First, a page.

Governor Rick Snyder, formally addressing the public for the first time since a Federal State of Emergency was declared in Flint, MI over the contamination of drinking water, says that its “fair” to call his negligence regarding the handling of Flint’s ongoing contamination his “Hurricane Katrina moment” but that he won’t be resigning amidst the scandal and human rights violations.
“It’s clearly a negative on what we’ve accomplished since I’ve been governor. And I don’t even describe it as an opportunity. I just want to make sure we’re doing whatever we can to deal with the damage and address the people of Flint in a constructive way.”
In April 2014, the state decided to temporarily switch Flint’s water source from Lake Huron to the Flint River as a cost-saving measure until a new supply line to Lake Huron was ready. The river had a reputation for nastiness, and after the April 2014 switch, residents complained their water looked, smelled and tasted funny.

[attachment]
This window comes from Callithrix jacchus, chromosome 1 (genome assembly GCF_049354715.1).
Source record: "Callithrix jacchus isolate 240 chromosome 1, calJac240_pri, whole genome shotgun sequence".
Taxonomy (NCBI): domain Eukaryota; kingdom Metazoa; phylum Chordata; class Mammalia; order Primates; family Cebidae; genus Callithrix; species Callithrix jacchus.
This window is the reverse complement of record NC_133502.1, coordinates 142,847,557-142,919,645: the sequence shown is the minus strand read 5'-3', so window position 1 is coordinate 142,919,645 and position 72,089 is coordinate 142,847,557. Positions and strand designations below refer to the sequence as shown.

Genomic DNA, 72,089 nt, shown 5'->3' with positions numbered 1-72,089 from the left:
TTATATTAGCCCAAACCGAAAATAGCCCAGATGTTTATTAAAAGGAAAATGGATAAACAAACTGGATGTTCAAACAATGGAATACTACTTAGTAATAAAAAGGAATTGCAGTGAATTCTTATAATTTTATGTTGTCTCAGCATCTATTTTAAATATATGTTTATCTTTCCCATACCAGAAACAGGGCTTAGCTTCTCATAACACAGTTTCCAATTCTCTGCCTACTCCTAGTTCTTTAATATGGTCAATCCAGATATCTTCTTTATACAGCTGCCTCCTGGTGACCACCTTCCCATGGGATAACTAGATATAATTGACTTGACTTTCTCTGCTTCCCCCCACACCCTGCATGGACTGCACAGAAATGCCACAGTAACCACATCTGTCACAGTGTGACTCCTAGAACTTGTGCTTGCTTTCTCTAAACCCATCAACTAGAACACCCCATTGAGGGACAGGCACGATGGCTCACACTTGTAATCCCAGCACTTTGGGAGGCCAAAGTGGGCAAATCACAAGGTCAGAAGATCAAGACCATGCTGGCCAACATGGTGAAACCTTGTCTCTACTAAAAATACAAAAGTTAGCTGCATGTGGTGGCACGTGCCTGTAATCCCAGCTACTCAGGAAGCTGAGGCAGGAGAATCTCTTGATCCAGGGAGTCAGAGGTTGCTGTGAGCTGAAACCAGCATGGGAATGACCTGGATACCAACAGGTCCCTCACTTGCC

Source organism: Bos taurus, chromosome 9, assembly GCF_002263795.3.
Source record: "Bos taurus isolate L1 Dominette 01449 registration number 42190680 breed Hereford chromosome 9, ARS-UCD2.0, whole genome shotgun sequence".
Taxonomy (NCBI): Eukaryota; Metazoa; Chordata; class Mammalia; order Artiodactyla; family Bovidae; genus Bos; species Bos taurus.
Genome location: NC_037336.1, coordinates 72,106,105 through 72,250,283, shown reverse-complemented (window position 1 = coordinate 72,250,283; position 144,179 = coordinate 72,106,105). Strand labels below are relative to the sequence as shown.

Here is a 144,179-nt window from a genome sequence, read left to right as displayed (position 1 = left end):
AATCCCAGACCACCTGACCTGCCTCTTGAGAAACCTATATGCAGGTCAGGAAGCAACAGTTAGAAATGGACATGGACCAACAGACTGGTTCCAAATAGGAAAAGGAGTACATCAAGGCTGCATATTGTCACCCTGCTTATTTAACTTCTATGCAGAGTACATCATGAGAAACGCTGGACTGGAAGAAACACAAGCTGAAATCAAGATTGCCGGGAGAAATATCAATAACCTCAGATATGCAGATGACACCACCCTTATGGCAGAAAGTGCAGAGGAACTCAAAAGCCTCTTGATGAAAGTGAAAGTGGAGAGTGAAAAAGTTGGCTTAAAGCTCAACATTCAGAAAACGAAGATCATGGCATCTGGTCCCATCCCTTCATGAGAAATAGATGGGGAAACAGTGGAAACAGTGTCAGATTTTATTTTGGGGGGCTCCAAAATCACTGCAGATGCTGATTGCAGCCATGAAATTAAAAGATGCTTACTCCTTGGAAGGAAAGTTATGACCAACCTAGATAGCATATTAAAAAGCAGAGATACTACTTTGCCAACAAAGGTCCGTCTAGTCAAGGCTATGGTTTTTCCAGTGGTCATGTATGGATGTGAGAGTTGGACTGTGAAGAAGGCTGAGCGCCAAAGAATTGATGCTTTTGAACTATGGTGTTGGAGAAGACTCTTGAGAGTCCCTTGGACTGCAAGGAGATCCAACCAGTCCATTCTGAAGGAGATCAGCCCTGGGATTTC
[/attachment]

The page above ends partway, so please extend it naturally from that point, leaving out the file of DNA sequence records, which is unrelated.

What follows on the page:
Virginia Tech researchers found the water was highly corrosive. A class-action lawsuit alleges the state Department of Environmental Quality didn’t treat the water for corrosion, in accordance with federal law, and because so many service lines to Flint are made of lead, the noxious element leached into the water of the city’s homes.
The city switched back to the Lake Huron water supply in October, but the damage was already done to the lead pipes. The state is now handing out filters and bottled water with the help of the National Guard.